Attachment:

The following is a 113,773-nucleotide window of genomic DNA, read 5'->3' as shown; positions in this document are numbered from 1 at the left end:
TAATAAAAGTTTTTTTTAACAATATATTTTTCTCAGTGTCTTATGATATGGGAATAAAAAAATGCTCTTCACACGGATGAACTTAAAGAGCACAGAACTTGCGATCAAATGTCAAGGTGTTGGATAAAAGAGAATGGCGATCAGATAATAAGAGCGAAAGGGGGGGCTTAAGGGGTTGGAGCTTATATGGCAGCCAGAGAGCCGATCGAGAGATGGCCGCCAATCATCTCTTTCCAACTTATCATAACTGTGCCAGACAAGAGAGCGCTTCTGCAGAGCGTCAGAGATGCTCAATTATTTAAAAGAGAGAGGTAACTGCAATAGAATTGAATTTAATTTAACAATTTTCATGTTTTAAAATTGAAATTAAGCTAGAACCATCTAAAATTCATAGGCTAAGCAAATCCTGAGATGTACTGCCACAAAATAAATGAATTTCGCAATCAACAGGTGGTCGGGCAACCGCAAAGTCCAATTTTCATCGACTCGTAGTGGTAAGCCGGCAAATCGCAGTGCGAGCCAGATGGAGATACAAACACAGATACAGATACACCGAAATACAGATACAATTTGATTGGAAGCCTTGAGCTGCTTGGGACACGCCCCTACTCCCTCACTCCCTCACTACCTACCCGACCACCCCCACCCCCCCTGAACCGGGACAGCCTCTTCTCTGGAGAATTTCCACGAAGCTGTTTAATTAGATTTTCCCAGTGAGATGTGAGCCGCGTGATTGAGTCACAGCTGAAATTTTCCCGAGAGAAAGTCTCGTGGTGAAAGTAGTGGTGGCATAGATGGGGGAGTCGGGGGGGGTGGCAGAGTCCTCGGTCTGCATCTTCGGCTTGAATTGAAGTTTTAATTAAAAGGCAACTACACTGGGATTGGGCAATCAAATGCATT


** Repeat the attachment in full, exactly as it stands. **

The following is a 113,773-nucleotide window of genomic DNA, read 5'->3' as shown; positions in this document are numbered from 1 at the left end:
TAATAAAAGTTTTTTTTAACAATATATTTTTCTCAGTGTCTTATGATATGGGAATAAAAAAATGCTCTTCACACGGATGAACTTAAAGAGCACAGAACTTGCGATCAAATGTCAAGGTGTTGGATAAAAGAGAATGGCGATCAGATAATAAGAGCGAAAGGGGGGGCTTAAGGGGTTGGAGCTTATATGGCAGCCAGAGAGCCGATCGAGAGATGGCCGCCAATCATCTCTTTCCAACTTATCATAACTGTGCCAGACAAGAGAGCGCTTCTGCAGAGCGTCAGAGATGCTCAATTATTTAAAAGAGAGAGGTAACTGCAATAGAATTGAATTTAATTTAACAATTTTCATGTTTTAAAATTGAAATTAAGCTAGAACCATCTAAAATTCATAGGCTAAGCAAATCCTGAGATGTACTGCCACAAAATAAATGAATTTCGCAATCAACAGGTGGTCGGGCAACCGCAAAGTCCAATTTTCATCGACTCGTAGTGGTAAGCCGGCAAATCGCAGTGCGAGCCAGATGGAGATACAAACACAGATACAGATACACCGAAATACAGATACAATTTGATTGGAAGCCTTGAGCTGCTTGGGACACGCCCCTACTCCCTCACTCCCTCACTACCTACCCGACCACCCCCACCCCCCCTGAACCGGGACAGCCTCTTCTCTGGAGAATTTCCACGAAGCTGTTTAATTAGATTTTCCCAGTGAGATGTGAGCCGCGTGATTGAGTCACAGCTGAAATTTTCCCGAGAGAAAGTCTCGTGGTGAAAGTAGTGGTGGCATAGATGGGGGAGTCGGGGGGGGTGGCAGAGTCCTCGGTCTGCATCTTCGGCTTGAATTGAAGTTTTAATTAAAAGGCAACTACACTGGGATTGGGCAATCAAATGCATT